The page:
by Alison Clifford
I write fiction, which means I make stuff up and write it down. Unfortunately the truth gets in the way at times. I couldn’t write a story that had the snow three feet deep on Uluru – unless I was writing something set in a very different time period or after an asteroid strike. While I can take some artistic licence, there are some things that need to be as accurate as possible.
With the romance suspense stories I write I have to research certain aspects so the story seems possible. The advent of TV shows dedicated to forensics and criminal investigations has made this both easier, and harder. Anyone who has watched CSI would think they had a decent idea about certain aspects of forensics, but quite often it’s far from reality. Overworked labs, lengthy waits, and insufficient supplies are the norm. While this can be glossed over in a novel, a detective getting a definite DNA test in a couple of hours is unrealistic.
Settings are also something I try to get close to real, but again a degree of licence is acceptable so long as it’s not too far-fetched. Putting a shop where it doesn’t actually exist is fine, but putting a five star hotel in a poverty stricken suburb won’t work. All of my stories so far are based in the USA and I have researched the locations as best I can by using websites, photos, and Google maps.
So what happens when an important part of the story contravenes reality? Either the story has to be rewritten, or the issue has to be acknowledged and written around. I had a problem in Roses with the growing relationship between Warren and Beth. Warren’s department was investigating the disappearance of Beth’s husband, so technically Warren shouldn’t have allowed their friendship to develop. It is, however, pivotal to the story, so I had to write around it. The solution was to have one of Warren’s friend’s call him on his actions, and Warren to respond to the challenge in a typically Warren way -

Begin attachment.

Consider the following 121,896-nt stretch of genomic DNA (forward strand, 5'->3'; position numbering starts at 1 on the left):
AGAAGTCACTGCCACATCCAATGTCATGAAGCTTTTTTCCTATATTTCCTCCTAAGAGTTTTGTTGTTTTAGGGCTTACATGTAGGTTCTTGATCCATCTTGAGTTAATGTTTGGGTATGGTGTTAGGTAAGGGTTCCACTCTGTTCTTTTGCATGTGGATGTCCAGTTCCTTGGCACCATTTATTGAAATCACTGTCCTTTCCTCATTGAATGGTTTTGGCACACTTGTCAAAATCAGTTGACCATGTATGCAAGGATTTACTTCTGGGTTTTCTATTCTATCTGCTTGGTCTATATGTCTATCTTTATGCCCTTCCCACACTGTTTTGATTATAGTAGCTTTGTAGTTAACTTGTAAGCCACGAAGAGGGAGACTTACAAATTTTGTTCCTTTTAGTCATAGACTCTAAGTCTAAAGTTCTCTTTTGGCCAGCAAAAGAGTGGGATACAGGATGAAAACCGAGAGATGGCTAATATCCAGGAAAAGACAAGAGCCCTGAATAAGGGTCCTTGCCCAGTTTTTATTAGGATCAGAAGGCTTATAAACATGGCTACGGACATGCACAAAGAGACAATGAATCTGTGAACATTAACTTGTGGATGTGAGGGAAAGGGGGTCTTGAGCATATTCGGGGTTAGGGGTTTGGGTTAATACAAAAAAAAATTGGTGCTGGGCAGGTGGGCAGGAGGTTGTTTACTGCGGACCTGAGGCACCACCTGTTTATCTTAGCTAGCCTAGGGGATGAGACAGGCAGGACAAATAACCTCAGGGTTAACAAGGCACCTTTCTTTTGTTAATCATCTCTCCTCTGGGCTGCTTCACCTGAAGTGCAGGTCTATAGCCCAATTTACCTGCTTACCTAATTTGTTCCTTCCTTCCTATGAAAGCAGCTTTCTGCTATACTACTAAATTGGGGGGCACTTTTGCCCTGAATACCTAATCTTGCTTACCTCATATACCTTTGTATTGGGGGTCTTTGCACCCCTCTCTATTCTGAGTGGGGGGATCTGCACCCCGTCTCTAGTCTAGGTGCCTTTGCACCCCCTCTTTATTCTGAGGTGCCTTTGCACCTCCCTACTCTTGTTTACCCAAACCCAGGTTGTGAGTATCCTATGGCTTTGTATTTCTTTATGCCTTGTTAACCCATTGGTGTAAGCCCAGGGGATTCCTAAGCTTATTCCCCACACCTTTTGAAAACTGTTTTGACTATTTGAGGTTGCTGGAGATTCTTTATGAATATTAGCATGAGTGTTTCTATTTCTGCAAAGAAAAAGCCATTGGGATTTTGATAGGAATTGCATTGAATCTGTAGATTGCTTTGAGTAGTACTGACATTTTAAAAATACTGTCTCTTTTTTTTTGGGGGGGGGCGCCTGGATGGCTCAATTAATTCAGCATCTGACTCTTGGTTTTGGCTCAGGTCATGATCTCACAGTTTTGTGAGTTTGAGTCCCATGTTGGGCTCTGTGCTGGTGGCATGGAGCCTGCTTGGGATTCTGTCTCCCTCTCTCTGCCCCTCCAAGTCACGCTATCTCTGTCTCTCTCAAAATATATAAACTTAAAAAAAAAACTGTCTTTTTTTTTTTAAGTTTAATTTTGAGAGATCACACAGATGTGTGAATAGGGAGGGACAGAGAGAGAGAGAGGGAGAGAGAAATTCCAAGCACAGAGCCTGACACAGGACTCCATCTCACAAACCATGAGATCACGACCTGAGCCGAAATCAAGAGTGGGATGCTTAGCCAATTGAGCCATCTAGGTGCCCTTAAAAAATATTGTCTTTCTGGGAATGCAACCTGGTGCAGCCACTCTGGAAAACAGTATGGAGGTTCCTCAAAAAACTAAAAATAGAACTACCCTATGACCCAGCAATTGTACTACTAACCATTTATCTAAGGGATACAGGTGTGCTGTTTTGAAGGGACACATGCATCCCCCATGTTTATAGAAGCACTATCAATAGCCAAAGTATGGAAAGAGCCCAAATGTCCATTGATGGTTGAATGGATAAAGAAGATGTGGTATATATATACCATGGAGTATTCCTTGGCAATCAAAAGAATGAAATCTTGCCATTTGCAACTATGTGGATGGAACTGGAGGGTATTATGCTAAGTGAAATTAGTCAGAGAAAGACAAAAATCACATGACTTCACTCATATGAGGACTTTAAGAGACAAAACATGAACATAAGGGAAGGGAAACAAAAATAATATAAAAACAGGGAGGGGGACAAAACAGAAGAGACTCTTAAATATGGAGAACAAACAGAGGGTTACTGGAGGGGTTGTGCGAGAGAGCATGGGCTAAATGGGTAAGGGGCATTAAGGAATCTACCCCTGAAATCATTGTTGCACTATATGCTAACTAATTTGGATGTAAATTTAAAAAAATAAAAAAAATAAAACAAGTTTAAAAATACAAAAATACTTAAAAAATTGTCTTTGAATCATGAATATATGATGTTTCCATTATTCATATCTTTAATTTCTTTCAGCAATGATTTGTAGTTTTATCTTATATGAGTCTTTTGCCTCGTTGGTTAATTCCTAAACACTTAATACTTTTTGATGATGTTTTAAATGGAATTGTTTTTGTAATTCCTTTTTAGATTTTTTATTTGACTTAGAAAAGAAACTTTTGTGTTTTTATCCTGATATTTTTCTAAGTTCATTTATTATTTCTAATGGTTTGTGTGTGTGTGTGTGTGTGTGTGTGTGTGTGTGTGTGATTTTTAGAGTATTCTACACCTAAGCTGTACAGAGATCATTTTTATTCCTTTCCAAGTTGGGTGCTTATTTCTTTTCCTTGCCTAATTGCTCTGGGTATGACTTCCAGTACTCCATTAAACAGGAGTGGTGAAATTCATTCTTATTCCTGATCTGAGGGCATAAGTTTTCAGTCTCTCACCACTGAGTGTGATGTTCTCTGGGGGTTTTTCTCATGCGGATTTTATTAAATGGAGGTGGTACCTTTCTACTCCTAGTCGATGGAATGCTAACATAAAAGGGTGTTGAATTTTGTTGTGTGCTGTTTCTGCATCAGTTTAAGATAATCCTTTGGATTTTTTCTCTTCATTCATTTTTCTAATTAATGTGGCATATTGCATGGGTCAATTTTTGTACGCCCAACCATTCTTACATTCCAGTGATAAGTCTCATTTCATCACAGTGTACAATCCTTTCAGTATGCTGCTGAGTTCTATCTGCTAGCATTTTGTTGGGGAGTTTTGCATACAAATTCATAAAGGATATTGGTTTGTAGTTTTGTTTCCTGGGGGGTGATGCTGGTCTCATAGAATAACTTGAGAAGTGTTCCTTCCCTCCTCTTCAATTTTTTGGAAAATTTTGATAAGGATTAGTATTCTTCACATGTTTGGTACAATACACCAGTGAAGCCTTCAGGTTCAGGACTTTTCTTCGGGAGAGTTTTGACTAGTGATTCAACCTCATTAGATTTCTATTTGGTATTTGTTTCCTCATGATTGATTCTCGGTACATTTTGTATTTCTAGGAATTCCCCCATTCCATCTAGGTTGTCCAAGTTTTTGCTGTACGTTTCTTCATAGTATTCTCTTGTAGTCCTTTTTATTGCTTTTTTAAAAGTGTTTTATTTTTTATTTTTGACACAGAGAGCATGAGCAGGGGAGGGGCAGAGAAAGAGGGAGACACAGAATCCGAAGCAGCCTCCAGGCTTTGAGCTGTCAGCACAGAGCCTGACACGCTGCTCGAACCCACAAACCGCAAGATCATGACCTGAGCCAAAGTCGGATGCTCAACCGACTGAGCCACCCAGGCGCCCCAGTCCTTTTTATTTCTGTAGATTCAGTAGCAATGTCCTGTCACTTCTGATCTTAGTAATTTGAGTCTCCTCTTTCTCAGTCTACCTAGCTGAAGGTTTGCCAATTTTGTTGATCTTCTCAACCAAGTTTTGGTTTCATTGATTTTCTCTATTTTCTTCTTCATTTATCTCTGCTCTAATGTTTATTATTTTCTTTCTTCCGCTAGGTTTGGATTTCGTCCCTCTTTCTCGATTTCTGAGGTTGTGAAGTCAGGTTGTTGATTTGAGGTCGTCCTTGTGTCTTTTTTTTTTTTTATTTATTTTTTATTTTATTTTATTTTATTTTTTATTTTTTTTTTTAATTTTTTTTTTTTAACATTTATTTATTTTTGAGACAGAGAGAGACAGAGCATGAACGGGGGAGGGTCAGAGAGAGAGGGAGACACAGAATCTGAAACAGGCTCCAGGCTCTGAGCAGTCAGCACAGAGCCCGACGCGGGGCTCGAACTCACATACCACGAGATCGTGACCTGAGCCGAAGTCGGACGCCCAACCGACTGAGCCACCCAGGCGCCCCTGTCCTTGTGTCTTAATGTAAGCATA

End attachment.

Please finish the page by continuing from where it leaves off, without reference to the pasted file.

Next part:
“If the Bureau realizes you and Beth are friends, you’ll be off the case with a possible reprimand as well.”
“If I lose the case then I will still be there for Beth as a friend, but I don’t think that will happen. Only a few would know about our friendship, and they would trust me to make the right choice when it counts. Beth is well aware that catching Markov takes priority. She’s never hindered the investigation. As for the reprimand,” Warren shrugged his shoulders, “just add it to the list.”
- (from Roses)
I think that dealing with it in a way that rings true with the character is the best method and makes it plausible.
It’s my job as a writer to tell stories to the best of my ability. Sometimes it can mean walking a fine line between pure fiction and reality, but that’s half the fun of it. For me it adds a bit of magic to the world to have fictional stories woven in to the reality around us.
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